A constant struggle of entrepreneurs is to increase their sales levels. This approach does not necessarily generate a higher margin. We have seen numerous cases where costs and expenses are not properly managed and the increase in volume results in lower margins. Let's focus on expenditure management. These can be classified into:
• Fixed expenses: expenses that, month after month, remain constant, regardless of fluctuations in the volume of work done. Some examples are wages, taxes and insurance.
• Variable expenses: expenses that change in total amount, related directly to the fluctuations in production or volume of work done,
They are also identified as:
• Impact in the short term: these accounts are subject to optimization by developing immediate strategies.
• Impact in the medium and long term: these accounts are related to the balance sheet assets and liabilities accounts.
• Indicators: for measuring and monitoring expenses.
Sometimes, companies begin to view their expenses as normal and necessary for the operation, forgetting the opportunity for optimization potential through proper management. Some reasons include:
• Lack of planning on spending budget without calculating the estimated amount by item.
• Lack of proper allocation of expenditure by the cost center, resulting in inadequate control and measurement.
• Failure to assign responsibility for the control and management of each category of expenses.
• Absence of an organizational culture focused on rationalization of expenditure.
• Lack of feedback, lack of knowledge of the opportunity areas and how each employee can impact the improvement actions.
• Reactive and late behavior to the breach of the expenditure budget, once they have already executed it.
Hence, London Consulting Group supports its clients to identify areas of opportunity to optimize costs which can be controlled. Together, with their personnel, we define and implement actions to rationalize.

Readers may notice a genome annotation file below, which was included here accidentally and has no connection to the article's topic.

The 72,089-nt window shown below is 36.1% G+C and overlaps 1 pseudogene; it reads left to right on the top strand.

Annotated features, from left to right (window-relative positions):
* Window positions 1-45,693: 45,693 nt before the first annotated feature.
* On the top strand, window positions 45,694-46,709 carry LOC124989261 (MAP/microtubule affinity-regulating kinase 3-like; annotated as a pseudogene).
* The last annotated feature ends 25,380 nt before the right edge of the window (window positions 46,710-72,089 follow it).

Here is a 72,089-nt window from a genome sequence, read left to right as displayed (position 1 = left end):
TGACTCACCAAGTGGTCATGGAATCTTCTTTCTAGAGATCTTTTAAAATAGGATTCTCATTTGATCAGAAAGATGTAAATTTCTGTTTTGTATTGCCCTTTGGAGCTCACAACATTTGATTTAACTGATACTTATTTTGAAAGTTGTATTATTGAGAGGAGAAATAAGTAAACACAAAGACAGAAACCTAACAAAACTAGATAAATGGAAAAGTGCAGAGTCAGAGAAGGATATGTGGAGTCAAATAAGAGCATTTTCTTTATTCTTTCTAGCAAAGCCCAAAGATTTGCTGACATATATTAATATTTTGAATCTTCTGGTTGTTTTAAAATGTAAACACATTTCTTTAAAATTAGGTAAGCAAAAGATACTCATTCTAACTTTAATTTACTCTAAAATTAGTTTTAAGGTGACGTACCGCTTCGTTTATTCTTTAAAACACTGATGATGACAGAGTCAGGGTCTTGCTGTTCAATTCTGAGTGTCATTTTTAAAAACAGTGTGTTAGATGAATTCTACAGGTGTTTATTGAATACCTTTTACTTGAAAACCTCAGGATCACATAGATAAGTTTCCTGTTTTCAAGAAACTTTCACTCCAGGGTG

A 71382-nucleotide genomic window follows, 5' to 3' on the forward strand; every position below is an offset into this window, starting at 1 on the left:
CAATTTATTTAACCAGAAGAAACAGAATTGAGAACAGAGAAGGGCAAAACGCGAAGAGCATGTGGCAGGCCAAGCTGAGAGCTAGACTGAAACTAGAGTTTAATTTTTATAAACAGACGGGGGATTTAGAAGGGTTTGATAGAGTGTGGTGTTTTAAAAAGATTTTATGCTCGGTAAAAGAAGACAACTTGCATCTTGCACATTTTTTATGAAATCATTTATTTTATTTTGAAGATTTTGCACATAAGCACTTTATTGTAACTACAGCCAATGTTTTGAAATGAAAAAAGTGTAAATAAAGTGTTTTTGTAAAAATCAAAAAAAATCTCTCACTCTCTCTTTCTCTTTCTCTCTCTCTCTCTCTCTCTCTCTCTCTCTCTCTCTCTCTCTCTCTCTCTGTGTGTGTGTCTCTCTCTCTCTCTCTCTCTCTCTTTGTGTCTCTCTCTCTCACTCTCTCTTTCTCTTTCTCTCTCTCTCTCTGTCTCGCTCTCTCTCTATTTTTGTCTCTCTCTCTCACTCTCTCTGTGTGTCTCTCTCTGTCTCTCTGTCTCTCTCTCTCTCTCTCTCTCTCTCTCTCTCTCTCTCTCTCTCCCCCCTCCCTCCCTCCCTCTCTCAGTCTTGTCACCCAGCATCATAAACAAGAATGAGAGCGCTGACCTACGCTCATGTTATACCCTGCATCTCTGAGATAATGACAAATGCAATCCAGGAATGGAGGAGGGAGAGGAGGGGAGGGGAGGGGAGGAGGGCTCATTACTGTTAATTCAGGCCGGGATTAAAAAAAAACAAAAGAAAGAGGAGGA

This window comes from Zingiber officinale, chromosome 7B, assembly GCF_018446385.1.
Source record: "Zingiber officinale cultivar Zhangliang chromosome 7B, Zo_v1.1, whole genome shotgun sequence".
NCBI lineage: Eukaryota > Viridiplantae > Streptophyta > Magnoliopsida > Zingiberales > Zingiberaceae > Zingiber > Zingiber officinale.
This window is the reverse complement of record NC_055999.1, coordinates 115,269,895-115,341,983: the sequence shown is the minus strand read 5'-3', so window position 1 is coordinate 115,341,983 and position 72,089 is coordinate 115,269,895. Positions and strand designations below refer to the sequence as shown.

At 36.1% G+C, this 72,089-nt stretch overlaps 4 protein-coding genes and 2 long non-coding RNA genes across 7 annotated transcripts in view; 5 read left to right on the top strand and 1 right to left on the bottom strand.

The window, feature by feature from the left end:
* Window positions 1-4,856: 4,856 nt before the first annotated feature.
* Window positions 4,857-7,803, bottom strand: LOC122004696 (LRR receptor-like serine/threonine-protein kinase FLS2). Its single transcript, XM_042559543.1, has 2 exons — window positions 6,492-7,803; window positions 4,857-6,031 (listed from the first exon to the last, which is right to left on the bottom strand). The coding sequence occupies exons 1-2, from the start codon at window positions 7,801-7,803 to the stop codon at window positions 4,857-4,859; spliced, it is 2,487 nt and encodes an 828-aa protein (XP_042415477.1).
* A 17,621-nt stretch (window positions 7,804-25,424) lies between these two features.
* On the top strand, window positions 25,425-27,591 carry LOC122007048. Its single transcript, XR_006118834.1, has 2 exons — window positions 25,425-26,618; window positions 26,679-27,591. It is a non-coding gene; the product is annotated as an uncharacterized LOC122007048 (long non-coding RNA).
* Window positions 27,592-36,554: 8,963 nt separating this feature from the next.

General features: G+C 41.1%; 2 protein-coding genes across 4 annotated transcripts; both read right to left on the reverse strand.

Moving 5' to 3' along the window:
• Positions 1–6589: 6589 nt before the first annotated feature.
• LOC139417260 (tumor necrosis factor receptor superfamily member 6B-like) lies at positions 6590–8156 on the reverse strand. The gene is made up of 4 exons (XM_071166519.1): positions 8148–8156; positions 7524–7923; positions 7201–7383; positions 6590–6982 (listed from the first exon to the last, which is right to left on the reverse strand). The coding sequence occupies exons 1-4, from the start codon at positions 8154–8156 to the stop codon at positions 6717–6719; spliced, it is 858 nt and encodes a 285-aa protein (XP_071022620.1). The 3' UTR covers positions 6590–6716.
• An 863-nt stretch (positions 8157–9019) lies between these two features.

We analyze how these expenses are hired or incurred, which ones are sub-accounts, what triggers the consumer, who authorizes the expenditure, product or service providers, and current conditions of the agreement, amongst others. Later, we identify the four rationalization alternatives:
The actions to manage spending must be continuous, not only punctual or sporadic. To do this, our methodology allows companies, over time, to master the tools and procedures to support the actions implemented, therefore having a positive impact on profitability.
Cost Efficiency and Optimization
• Expenditure budget model.
• Detailed analysis of expense accounts. Pareto classification of accounts.
• Assess the accounts to impact.
• Implementation of the Corrective Action Plan Committee.
• Proposed solutions for the rationalization of expenditure.
• Control bureau and allocation of major accounts to a guardian account.
• Define policies: levels of authorization and operating ranges.
• Decreased accounts of impact expenses while improving profitability.
• Improved compliance rate to the budget of expenses.
• Visibility and transparency in the implementation of expenditure.
• Increased customer retention and incorporation of new ones.
• Spending control, while generating responsibility and accountability on staff.
"The management of change, the dedication of the team members, and the methodology applied and transferred in the different phases of the project were very useful for our business and for the achievement of the objectives set, highlighting the reduced spending by 33% by implementing control strategies."
President, Anacafé (Guatemala)